At 11:15 am I said adios to Machu Picchu and took the bus back to Aguas Calientes to search out the calienta agua that is known for. At the end of the steep hill that is the main street, probably 6 blocks, are the hot springs. Several people were relaxing in various little pools but I just looked.

    Back down to the grounds of Inkaterra’s Pueblo Hotel (sister hotel of El Mapi), where I sat and watched hummingbirds, found one orchid (not orchid season in Aug) and walked along the river for what seemed like a mile, admiring the plant life.

    Lots of red Kantuta blooms, the national flower of Peru. I paid the colorful markets at the train station a visit and took pictures.

    At 3:40 the luggage was transferred from the El Mapi Hotel to the train station and then attended by an El Mapi staff member for 30 minutes before the 4:22 pm train. I retrieved my bag and boarded the Vistadome train to Poroy, the nearest stop to Cuzco.

    A nice little dinner on the train was followed by costumed porters dancing to drums, plus a fashion show of really beautiful and exquisite alpaca clothing for sale. Many sales were made. A very fun and festive ride; then it got dark and most of us were out, drained from our active day.

    Poroy is the final stop—the Cuzco stop—at 8:00 pm where Irwin and José-Luis were there to transfer me back to Casa Andina Koricancha Hotel.

    I talked to numerous people whose MP visits took a variety of forms: mid-morning arrival, pre-sunrise arrival, just one afternoon, a single full day visit, two days with one day climbing one of the peaks, one day primarily devoted to climbing a peak—no matter what, everybody was happy with their visit.

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    Aug 16
    Fly LAN 7:40 am-8:35 am Cuzco-Puerto Maldonado with breakfast. One hour delay due to weather. Airport ground transfer to Inkaterra’s office to organize bags, drop off big items, change clothes, and sip an exceptionally refreshing welcome drink. Then a 30-minute boat transfer on the Madre de Dios River to Reserva Amazonica Lodge for our escorted canopy walk, arriving 11:00 am.

    This canopy walk is not normally part of the itinerary and even mixes and matches the companies Inkaterra and InkaNatura. Mine was an odd situation due to incorrect flights booked by other guests that resulted in three of us getting to do this walk.

    Even without odd things by other people, you could schedule one night at Reserva Amazonica Lodge where Mick Jagger once rented out the whole place for his family. It is right on the way to Heath River Wildlife Center. If you had a whole day, you could do the canopy walk at prime time--early morning and/or late afternoon. There is plenty to enjoy on the grounds too, such as agoutis (attractive rodents) and bird life, or take a boat trip.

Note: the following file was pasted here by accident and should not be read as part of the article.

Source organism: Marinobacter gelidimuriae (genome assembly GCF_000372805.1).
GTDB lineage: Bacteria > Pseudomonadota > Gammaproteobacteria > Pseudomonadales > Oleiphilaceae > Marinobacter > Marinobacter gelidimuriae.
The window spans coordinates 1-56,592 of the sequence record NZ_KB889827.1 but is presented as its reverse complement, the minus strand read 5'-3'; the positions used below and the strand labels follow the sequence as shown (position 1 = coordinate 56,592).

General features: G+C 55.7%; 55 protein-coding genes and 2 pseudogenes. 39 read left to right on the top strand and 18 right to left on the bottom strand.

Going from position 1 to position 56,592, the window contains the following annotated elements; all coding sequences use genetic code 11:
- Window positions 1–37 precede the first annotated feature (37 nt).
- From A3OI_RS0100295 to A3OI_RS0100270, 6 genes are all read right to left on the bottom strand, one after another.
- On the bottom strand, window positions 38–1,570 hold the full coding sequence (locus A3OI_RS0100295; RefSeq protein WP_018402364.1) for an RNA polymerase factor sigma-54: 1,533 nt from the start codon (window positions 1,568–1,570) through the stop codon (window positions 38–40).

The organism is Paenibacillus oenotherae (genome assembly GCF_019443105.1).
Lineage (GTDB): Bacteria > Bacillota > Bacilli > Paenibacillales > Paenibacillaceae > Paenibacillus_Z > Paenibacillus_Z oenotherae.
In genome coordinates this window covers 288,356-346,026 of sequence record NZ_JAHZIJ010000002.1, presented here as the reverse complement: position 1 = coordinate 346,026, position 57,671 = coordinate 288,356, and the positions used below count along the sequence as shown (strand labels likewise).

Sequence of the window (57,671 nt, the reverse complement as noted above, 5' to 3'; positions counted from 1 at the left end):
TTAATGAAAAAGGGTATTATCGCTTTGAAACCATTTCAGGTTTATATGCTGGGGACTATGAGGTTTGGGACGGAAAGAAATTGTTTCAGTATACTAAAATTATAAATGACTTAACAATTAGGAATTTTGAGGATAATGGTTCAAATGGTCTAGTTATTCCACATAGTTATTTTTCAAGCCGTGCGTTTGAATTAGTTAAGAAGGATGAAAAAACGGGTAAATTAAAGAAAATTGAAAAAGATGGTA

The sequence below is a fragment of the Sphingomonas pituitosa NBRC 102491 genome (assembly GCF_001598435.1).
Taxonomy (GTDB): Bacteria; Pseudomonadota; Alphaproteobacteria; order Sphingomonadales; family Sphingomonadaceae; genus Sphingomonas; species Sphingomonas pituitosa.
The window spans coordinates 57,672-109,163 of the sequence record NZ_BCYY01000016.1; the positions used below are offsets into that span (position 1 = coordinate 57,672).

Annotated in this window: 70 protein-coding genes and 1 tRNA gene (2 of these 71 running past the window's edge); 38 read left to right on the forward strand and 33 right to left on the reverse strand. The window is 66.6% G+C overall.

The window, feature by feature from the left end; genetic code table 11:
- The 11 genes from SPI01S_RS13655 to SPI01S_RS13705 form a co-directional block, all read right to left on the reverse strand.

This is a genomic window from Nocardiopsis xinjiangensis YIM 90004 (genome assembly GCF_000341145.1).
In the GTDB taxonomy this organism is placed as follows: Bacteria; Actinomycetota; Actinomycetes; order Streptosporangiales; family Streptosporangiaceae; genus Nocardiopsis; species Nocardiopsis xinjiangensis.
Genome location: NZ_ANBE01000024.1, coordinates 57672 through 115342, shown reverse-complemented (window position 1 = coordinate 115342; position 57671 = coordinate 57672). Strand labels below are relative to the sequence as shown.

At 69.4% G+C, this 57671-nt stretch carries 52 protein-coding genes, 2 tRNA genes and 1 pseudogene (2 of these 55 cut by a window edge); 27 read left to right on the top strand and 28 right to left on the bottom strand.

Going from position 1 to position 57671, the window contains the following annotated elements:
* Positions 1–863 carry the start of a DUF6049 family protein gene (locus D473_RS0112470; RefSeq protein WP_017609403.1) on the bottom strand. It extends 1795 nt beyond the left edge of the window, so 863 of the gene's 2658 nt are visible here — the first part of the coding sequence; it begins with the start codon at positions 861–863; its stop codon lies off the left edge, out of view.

I was pleased when this canopy walk got added unexpectedly through the help of Green Tracks just weeks before departure because, despite all the cool things in my trip, it had lacked a canopy walk.

    Elzabet, the Reserva naturalist, guided us on our trail/canopy walk, from 11:20 am-12:40 pm. After some Russet-backed Oropendulas on their nests, we encountered five busy Saddleback Tamarins at close range.

    We climbed up numerous flights of wooden stairs with railings to reach the rope bridge walkways. Proceeding one at a time on the swaying rope bridges, we traversed all seven of them. There was a little bounciness, but nothing scary. We saw one lizard and a Squirrel Cuckoo in the canopy. Not much going on midday, but the canopy walk was interesting and fun.

    Back on solid ground, we saw a White-fronted Toucan and watched some agoutis that hung around the Brazil nut cracking station. Great views of these normally shy rodents!

    After lunch, it was time to leave Reserva Amazonica and board IncaNatura’s motorized dugout canoe with the other guests, who had just arrived from the airport, and continue 4.5 hours on the river trip to Heath River Wildlife Center.

    We met Oscar, our InkaNatura guide, one of the finest guides/naturalists I’ve had anywhere. Skimmers were out and about early in the trip on the Madre de Dios River. No need to look for pink dolphins, as none reside in the rivers in this part of Peru.

    There was a Bolivian border stop that two of us also used as a bathroom stop. Passport stamping was optional. No visas required. HRWC is actually in Bolivia.

    After about 2.5 hours, we turned onto Heath River. When it got dark, Oscar and a crew member spotlighted a few caiman and two families of capybaras darting from the bank into the thicket.

    We arrived at Heath River Wildlife Center about 7:15 pm. No electricity in the rooms, just candles. Lighters are used, not matches, so I needed lighter lessons. I had never “flicked a Bic” before. (Remember that ad?) Such a sheltered life.

    Another lesson to be learned is to keep all luggage zipped to deter insects from taking refuge inside. Even unzipped bumbags/fanny packs/ditty bags/waist bags were inviting to cucaracha residents who had inhabited the general region long before touristas came calling. I was fortunate to have a small room-toad who enjoyed basking in candle light. S/he liked to be talked to but tolerated no physical contact.

    Mosquito netting over the bed offered a formidable barrier between any and all the jungle inhabitants and us human visitors.

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    Aug 17
    Our first outing was the big attraction of Heath—the macaw and parrot clay lick. Depart lodge 5:40 am, 10-minute motorized dugout canoe trip, arrive at hide/blind at 5:55 am to find several parrots and one pair of Red and Green Macaws on the trees above the clay lick. Then wait. There is a western toilet behind a closed door in the hide/blind to make the wait more comfortable.